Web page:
For Easter, I bought myself a new book! It's 'Twinkle Sews' by Wenlan Chia. The author is a fashion designer who has decided to make some of her designs available to the home sewer, which is fantastic. The ideas in this book are definitely a bit different to the usual patterns available and, to me, are more reminiscent of clothes you might find in a lovely, little boutique somewhere.
The patterns are available on a CD included with the book. You can open them either as PDFs to print at home (which I did) or using Adobe Illustrator to print at a copy shop. The patterns are sorted into sizes and can be printed only one size at a time, which is a bit of a disadvantage if you want to blend sizes within a garment. However, many of the designs are loose-fitting so this shouldn't be too much of a problem with those ones at least. Upon googling sizing info for this book, I noticed that many bloggers felt confused (justifiably) about the information provided with the size chart, which suggests adding several centimetres for ease before reading off your size. I have come to the conclusion that this is an error in the book and that the size chart should be read as any other size chart, using your actual measurements. That's what I did and it was fine. I used a size 8 for this top (I am usually a size AU/UK10-12 in tops).
For my first Twinkle project, I chose this 'cool contrasts' top, which was described as 'easy'.
The top is made from three colours of chiffon with a lining. The neckline and hem are bound with bias binding covered with a tulle layer for added interest.
I didn't want a cropped top, so decided to extend the pattern pieces to finish on the hip. This was very simple to do, I just extended each vertical line, keeping the angles the same as they were for each piece. So, the front and back pieces became taller triangles with a wider base.
I spent some time communing with my stash to find three fabrics which worked well together. I chose this lovely, ruched, white cotton ($1 from the op shop), some plain grey cotton ($3 from the op shop) and some white muslin with grey flowers (Textile Traders).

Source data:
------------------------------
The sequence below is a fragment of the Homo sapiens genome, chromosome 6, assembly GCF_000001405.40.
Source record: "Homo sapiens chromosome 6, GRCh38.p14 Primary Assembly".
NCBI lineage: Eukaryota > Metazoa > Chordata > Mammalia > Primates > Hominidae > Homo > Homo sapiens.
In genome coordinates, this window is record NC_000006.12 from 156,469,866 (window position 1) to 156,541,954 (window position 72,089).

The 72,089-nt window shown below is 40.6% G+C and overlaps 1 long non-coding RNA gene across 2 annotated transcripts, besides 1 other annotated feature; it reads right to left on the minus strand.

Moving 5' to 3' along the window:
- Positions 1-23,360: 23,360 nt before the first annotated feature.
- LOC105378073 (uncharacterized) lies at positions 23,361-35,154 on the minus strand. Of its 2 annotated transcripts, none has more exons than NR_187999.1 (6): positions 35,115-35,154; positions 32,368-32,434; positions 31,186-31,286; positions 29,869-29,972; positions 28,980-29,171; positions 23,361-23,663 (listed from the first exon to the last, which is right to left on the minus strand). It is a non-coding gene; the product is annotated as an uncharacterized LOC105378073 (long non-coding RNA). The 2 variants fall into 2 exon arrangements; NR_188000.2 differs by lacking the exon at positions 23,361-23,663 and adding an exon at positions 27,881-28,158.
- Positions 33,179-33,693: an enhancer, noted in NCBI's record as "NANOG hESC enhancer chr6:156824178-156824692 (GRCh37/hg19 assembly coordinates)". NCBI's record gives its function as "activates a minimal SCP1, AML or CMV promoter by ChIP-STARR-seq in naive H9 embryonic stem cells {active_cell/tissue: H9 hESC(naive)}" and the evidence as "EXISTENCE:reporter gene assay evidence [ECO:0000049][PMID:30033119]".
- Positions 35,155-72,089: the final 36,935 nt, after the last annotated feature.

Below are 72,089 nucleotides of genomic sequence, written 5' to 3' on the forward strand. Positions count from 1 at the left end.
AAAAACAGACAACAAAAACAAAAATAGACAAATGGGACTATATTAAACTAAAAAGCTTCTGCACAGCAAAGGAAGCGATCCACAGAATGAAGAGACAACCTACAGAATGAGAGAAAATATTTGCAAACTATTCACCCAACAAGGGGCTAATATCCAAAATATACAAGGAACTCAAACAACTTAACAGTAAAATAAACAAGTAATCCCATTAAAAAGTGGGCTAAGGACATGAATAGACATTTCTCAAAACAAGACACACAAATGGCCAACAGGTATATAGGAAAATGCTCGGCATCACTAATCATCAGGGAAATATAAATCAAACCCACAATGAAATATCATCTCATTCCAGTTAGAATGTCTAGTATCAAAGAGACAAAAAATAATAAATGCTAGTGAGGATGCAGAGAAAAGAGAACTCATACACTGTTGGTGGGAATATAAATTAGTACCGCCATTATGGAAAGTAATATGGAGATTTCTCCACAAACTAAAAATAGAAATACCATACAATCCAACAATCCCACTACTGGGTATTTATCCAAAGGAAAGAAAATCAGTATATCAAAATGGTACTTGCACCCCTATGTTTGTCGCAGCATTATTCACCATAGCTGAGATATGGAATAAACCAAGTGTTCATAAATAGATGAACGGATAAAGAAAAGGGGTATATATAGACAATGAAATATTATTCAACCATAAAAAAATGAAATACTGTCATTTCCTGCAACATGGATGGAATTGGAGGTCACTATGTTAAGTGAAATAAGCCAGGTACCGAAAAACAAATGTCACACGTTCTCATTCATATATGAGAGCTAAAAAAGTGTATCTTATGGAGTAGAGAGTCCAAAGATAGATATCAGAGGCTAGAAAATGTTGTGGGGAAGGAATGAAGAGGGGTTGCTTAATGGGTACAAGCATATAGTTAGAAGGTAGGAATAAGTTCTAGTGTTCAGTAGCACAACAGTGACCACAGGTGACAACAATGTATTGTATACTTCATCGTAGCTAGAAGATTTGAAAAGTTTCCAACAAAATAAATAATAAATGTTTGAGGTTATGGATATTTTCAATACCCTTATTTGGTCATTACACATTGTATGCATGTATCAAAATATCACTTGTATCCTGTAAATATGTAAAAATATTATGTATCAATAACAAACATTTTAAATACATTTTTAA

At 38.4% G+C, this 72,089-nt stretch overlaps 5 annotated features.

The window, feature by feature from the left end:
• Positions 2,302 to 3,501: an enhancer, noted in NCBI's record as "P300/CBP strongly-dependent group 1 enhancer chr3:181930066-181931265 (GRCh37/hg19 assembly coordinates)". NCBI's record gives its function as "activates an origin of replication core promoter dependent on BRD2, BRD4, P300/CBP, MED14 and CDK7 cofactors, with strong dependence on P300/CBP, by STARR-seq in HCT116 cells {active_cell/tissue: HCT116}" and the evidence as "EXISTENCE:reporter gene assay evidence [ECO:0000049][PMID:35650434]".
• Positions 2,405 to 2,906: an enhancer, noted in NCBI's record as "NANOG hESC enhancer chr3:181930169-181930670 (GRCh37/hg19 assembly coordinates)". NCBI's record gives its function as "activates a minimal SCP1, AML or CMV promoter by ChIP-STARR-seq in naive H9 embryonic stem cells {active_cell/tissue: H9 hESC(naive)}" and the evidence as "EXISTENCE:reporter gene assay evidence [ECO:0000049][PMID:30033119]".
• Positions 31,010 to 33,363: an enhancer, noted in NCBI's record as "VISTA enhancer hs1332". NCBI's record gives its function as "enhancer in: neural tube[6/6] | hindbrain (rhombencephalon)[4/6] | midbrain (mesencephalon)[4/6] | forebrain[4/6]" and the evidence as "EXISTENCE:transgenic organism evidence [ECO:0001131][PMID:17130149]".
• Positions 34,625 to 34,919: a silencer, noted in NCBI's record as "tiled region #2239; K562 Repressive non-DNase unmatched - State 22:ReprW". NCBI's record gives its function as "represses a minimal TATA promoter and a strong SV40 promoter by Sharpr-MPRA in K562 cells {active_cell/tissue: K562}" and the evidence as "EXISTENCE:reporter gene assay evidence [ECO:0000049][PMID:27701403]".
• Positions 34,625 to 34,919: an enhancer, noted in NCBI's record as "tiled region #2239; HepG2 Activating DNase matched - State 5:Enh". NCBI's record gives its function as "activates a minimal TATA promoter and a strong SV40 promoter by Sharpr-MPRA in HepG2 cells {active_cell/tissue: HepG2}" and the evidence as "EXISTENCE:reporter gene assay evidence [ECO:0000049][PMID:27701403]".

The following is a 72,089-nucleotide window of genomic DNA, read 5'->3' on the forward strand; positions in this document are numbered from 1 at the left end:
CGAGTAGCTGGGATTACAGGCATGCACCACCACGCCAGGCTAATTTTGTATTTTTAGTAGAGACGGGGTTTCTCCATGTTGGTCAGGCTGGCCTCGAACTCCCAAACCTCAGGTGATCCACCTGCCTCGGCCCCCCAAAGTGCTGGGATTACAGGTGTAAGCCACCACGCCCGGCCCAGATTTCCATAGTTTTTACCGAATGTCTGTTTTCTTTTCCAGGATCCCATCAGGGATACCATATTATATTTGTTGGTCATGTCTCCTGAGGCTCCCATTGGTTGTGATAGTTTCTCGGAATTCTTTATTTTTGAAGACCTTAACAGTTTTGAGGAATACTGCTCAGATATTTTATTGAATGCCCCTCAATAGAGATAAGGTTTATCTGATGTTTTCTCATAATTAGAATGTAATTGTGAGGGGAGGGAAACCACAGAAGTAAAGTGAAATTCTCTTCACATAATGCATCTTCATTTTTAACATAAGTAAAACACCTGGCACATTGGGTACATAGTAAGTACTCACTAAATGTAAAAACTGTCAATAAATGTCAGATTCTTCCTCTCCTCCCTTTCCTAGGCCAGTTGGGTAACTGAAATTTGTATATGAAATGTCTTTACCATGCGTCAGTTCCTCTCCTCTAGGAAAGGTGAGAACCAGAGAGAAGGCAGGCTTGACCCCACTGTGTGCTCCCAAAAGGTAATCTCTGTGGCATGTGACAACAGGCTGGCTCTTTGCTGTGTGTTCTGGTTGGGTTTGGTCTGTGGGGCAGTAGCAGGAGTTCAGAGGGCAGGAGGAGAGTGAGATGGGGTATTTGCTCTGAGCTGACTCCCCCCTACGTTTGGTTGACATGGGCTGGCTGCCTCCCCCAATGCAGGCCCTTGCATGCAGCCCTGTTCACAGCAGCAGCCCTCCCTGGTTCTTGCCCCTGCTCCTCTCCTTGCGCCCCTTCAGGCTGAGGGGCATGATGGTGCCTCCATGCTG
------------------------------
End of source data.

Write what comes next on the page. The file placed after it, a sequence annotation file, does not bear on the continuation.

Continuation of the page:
The top went together very quickly and easily. I decided not to line it as my fabrics were substantial enough on their own. The only issue I had was with my ruched fabric because it's actually stretchy where the gathers are and was stretching out of shape, especially on the shoulders before I added the binding. I ended up inserting a gathering stitch and drew each white section up to the appropriate length before stitching on the binding. The sleeves re easy to insert, but I got a bit mixed up as to which edge matched up with which. It would help to label these when cutting. I had to trim some excess fabric from the neckline after inserting the sleeves - not sure why!
The book provides instructions for making bias binding, but I already had this grey binding so took a short cut and used that. I covered it with a strip of tulle as instructed before sewing the neckline and hem. The neckline binding needs to be stretched slightly while sewing so it sits without gaping. The binding is attached on the inside by stitching in the ditch from the front. I should say here that after wearing this for 5 minutes, I took it off and cut out the tulle from the inside of the neckline as it was very scratchy, even though I'd used soft tulle. I cut it along the fold of the neckline binding and left it loose on the outside, which looks fine. As my tulle was so fine, I opted not to add the tulle strip below the hem as it wouldn't have really been visible.
I finished the sleeve edges with a rolled hem. The two rolled hem edges meet the side seam at the underarm quite neatly. I winged this bit as the instructions weren't clear. Overall though the instructions were great.
I love the design and look of this top. It was made totally on the cheap with scraps of fabric, but looks expensive(I think) because of the cut, fabrics, seam detail and binding. I can't wait to make more from this book. I have my eye on this top for winter.